IT MAY just be baby steps, but Lyndall Delves knows she has to start somewhere.
For years, this single mother of five has struggled to find help and support as she juggles family life as well as raising two children with Asperger's, oppositional defiant disorder (ODD) and attention deficit hyperactivity disorder (ADHD).
She has experienced discrimination, ignorance and outright rudeness from those who do not understand, and said it was time people realised that not all disabilities were visible from the outside.
This has prompted her to start up a Facebook page, Living Under the Cloak of Invisibility, for people in the Clarence Valley who have disabilities that are not physically-noticeable.
A place they can seek support and advice, plan social outings and lend a helping hand to one another.
"I'm a mother who has dealt with this for a long time and I need help; I need to talk to people in the same boat," Mrs Lyndall said.
"I'm just one little family, but I know in the Clarence Valley community there are lots of people affected by depression, Crohns, fibromyalgia, Asperger's - there are so many disabilities that fit under the cloak," she said.
The Facebook page is designed to unite those in similar situations and Mrs Lyndall said having a place where there was no discrimination could do the world of good.
"Sometimes, it's like being a square peg in a round hole," she said.
"So I want somewhere where people with these disabilities, or with affected children/friends, can come together.
"Sometimes they don't have the confidence to talk face to face, but behind a computer screen, they might talk, or even just get some relief from reading others' posts."
For Mrs Delves, her story starts 17 years ago when her third child, Tihjanna was born.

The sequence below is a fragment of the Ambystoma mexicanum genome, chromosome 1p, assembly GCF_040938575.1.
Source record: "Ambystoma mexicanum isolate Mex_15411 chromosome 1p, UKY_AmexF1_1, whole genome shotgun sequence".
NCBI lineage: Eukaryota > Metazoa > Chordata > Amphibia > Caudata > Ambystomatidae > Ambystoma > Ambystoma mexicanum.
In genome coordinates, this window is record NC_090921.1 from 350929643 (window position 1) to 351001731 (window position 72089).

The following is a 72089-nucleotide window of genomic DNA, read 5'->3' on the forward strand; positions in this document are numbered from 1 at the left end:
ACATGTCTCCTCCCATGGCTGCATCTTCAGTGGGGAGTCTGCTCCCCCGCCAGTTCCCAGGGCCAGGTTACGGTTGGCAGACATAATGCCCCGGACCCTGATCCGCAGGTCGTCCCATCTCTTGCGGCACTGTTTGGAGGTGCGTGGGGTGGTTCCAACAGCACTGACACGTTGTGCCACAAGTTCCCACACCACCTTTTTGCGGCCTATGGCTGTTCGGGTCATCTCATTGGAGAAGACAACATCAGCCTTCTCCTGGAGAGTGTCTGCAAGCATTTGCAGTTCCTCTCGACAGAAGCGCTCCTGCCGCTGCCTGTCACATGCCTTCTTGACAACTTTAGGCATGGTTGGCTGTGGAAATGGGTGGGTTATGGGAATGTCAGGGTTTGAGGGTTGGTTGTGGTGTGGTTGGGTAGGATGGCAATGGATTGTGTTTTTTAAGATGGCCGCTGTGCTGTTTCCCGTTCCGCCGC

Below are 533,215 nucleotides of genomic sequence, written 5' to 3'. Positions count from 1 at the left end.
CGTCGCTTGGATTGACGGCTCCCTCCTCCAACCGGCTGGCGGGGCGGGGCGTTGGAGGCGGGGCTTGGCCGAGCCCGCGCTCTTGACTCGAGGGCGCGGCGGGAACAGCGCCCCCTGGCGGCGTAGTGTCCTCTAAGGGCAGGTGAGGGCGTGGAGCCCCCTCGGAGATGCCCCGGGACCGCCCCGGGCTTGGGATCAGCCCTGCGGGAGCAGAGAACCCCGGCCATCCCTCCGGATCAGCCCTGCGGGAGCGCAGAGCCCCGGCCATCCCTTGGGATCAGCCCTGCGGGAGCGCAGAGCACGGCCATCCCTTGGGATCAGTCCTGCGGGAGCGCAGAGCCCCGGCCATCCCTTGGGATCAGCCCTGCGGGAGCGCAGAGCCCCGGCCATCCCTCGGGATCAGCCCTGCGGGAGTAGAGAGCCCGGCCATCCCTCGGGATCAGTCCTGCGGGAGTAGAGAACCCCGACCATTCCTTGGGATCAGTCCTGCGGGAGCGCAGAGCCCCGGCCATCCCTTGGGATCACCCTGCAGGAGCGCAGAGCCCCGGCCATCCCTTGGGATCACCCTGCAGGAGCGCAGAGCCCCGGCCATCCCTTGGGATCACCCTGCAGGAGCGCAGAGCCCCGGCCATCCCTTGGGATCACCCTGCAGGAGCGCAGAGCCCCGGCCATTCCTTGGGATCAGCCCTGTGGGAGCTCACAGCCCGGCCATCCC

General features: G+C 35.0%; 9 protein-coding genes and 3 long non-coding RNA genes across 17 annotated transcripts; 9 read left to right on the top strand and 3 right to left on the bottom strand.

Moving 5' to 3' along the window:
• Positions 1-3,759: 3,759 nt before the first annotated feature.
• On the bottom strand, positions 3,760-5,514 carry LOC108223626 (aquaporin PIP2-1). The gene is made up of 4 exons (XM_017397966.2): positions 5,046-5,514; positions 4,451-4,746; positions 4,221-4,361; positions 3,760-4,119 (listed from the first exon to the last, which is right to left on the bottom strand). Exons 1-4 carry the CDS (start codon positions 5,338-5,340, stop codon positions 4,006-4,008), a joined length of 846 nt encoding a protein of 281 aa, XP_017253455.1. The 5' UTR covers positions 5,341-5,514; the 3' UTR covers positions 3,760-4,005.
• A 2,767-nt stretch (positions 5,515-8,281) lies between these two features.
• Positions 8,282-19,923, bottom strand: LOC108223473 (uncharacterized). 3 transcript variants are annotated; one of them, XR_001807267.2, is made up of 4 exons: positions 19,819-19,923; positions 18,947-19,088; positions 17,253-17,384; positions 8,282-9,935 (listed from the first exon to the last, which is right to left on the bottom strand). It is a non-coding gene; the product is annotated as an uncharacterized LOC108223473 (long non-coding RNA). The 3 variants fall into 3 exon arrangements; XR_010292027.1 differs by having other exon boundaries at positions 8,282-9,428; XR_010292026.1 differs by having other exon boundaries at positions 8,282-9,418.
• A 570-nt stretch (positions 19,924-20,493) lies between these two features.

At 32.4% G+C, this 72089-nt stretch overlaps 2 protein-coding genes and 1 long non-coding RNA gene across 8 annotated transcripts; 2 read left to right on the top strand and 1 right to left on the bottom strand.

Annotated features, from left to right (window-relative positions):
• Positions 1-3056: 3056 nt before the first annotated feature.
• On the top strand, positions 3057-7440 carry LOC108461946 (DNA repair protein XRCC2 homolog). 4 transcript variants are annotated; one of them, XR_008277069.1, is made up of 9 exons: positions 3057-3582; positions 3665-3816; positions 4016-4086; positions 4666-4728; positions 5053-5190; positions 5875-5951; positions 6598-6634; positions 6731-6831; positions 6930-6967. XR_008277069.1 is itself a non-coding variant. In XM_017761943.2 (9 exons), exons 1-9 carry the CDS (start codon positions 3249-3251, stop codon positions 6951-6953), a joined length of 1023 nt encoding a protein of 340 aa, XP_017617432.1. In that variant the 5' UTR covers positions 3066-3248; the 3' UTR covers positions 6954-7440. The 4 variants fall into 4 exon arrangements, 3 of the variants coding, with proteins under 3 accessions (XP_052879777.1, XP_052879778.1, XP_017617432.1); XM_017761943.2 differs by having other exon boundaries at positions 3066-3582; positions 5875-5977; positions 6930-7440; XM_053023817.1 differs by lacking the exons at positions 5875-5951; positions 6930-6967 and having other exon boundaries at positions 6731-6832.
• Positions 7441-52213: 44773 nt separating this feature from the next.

"I knew straight away there was something wrong, but it took such a long time for them to come up with a diagnosis that she was no longer in the early intervention age group," she said.
The same happened three years later when she had her fifth child, Jayden, now 14.
"I moved here from Sydney (in 2008) to get the children out of the rat race; I knew the country life would benefit them a lot more," Mrs Delves said.
But when her eldest daughter, 24, moved to Western Australia, and her eldest son, 20, went off to the Army, Mrs Delves said her support crew was depleted.
"I had no one," she said.
"I did find an Asperger's group for children, but mine were adolescents and things were escalating; I didn't know who to turn to.
"There is so much awareness for children, but what about teenagers and adults?"
She said the Facebook group was a small step to help curb this issue and create more awareness that invisible disabilities effected all ages.
She has even enrolled in a diploma of community services to help expand her knowledge of how she can grow the support group down the track.
Mrs Lyndall encouraged anyone interested to join the group.
"I don't have to be a doctor or a specialist, I'm a mother and I want to help."
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